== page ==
State girds for infusion of billions from fed stimulus

By 
Michael Norton and Jim O'Sullivan, State House News Service
Feb. 20, 2009

While a portion of the expected federal funds infusion should be used to shore up education and health care accounts, Massachusetts, estimated to receive over $11 billion, should focus the spending on job-creating public works projects and heed lessons learned from the Big Dig, according to the House chair of a new committee formed to oversee stimulus spending.

"Massachusetts has been entrusted with what may be as high as $11.9 billion in public funds and that carries with it great responsibility to make sure that the money is properly spent," Rep. David Linsky, co-chairman of the Legislature's new 18-member Temporary Standing Committee on Federal Stimulus Oversight, told the News Service.

"We have a role because the public doesn't want another Big Dig," Linsky added. "There was a feeling that that was a huge public construction project that was way over budget, completely out of control and quite frankly there was money that was wasted and not well spent. Although he project itself was important, it shouldn't have cost what it did. We need to make sure that doesn't happen again."

According to the order creating the committee, lawmakers expect some of the stimulus funds to be spent at Gov. Deval Patrick's discretion on infrastructure projects with other funds, including those targeted for Medicaid, to be determined by the Legislature through the budgetary process.

Patrick said last week that the Commonwealth would likely receive between $1 billion and $2 billion for infrastructure. The governor has proposed spending plans for this fiscal year and fiscal 2010 that collectively call for $1.2 billion in federal economic recovery funds to be spent in the state's operating budget.

President Barack Obama on Tuesday signed the $787 billion American Recovery and Investment Act. The administration says the bill will save or create 3.5 million jobs nationwide over the next two years, including 79,000 in Massachusetts. Supporters hailed it as a monumental plan to lift Americans and the economy with a wide array of direct investments while critics say it spends too much on government programs and features too little tax relief.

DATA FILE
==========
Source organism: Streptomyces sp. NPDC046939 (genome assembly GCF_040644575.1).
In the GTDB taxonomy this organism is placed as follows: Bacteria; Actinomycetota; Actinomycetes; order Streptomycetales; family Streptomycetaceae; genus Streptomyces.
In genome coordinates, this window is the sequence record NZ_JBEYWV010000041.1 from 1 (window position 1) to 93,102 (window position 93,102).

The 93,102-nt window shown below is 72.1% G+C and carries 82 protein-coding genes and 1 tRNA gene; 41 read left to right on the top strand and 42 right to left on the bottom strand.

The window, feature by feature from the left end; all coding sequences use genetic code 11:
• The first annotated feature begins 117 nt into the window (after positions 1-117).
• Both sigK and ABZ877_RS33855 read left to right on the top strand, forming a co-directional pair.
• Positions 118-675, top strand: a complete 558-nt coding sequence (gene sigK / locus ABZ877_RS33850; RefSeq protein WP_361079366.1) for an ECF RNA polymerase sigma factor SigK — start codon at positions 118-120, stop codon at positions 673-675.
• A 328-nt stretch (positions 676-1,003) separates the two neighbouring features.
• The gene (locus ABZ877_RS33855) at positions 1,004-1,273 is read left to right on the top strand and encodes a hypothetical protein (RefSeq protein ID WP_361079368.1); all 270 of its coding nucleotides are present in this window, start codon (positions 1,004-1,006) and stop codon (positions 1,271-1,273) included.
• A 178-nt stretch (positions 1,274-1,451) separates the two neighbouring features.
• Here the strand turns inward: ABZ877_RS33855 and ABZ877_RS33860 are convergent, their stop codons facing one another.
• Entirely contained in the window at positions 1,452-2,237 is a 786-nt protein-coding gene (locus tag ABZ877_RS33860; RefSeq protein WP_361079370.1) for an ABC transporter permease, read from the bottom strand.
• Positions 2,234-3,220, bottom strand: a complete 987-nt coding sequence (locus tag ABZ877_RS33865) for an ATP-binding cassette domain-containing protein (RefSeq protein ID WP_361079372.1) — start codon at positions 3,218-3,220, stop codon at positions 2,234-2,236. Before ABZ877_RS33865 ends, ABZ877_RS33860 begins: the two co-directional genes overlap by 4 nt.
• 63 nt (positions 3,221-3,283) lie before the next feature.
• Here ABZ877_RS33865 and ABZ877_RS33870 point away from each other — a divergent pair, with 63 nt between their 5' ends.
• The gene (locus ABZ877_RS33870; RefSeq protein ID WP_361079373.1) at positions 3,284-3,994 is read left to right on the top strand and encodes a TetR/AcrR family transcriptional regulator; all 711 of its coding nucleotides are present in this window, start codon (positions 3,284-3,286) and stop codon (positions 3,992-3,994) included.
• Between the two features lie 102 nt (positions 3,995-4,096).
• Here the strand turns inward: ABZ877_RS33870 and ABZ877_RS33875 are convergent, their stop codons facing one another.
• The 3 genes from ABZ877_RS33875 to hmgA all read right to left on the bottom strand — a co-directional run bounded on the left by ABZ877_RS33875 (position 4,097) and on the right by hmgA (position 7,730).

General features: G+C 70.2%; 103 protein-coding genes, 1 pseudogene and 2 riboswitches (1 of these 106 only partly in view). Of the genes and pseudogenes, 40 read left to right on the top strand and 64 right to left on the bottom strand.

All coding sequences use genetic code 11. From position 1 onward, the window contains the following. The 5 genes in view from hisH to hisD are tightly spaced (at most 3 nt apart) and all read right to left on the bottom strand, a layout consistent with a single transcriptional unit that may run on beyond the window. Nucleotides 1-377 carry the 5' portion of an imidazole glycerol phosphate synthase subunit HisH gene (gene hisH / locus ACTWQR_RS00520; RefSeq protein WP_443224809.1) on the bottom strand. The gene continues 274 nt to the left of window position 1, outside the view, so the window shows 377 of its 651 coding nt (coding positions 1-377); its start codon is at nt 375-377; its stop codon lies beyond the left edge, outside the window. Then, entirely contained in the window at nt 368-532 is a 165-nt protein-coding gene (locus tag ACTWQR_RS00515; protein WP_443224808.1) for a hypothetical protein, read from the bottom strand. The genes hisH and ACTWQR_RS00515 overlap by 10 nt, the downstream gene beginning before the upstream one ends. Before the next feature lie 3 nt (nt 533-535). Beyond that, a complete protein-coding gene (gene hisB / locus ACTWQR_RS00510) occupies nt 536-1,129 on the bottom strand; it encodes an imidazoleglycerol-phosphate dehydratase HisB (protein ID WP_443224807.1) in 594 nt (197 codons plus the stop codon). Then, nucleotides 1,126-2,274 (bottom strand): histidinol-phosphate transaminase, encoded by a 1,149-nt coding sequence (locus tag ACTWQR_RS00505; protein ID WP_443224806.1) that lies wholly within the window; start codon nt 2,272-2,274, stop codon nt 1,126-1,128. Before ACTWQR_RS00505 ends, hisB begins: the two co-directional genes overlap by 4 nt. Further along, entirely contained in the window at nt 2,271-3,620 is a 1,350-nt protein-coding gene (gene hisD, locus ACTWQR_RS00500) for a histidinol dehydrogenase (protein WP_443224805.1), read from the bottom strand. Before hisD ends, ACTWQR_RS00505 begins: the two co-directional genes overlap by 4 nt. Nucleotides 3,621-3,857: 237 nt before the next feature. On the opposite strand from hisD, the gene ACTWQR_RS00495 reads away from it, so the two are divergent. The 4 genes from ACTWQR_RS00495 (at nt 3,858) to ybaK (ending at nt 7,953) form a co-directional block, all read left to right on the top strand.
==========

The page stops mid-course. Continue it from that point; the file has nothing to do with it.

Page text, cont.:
The Beacon Hill committee's charge is to perform ongoing review of stimulus spending in Massachusetts, coordinate efforts with the Patrick administration, ensure compliance with federal requirements on stimulus spending and make recommendations, after reviewing state laws and regulations, "that will allow Massachusetts to access additional funding or to spend money more quickly to stimulate the economy."

Through December, Massachusetts employment had tumbled to 139,000 jobs below its previous peak, with employment reaching its lowest level since June 2006, according to the Greater Boston Chamber of Commerce.

The order creating the committee also stipulates that it may hold hearings on federal stimulus plans, audit expenditures, and work with Patrick, Attorney General Martha Coakley, Inspector General Gregory Sullivan and Auditor Joseph DeNucci "to ensure transparency and accountability for federal stimulus spending."

Linsky said Washington has recognized a need for states to use stimulus funds to balance budgets, but added: "It really has to be spent on capital projects." Projects without long-term public staffing costs are preferable, he said.

Linsky said he's seen the "wish list" from every city and town.

"I'm sure that there is a constituency for everything that's been asked for but we need to make sure that the money is appropriately spent and is also in keeping with the idea of stimulating the economy," he said. "Money should not be spent just for the sake of spending money."

Sen. Marc Pacheco, the panel's Senate chair, said supervision of the cash disbursement was critical, and said he wanted to "have the administration come in and explain what they plan on doing."

"I see this as a collaborative effort in trying to make sure we are not seen as a roadblock in any way to the funds getting out there, but just making sure there's a guardrail up along the way, making sure there's some oversight," Pacheco said.

"A lot of the money is directed as to where it will go, and it's a matter of how the money gets out on the street as quickly as possible," he added,

"Hopefully," Pacheco said, "we can all work together and get this thing right."

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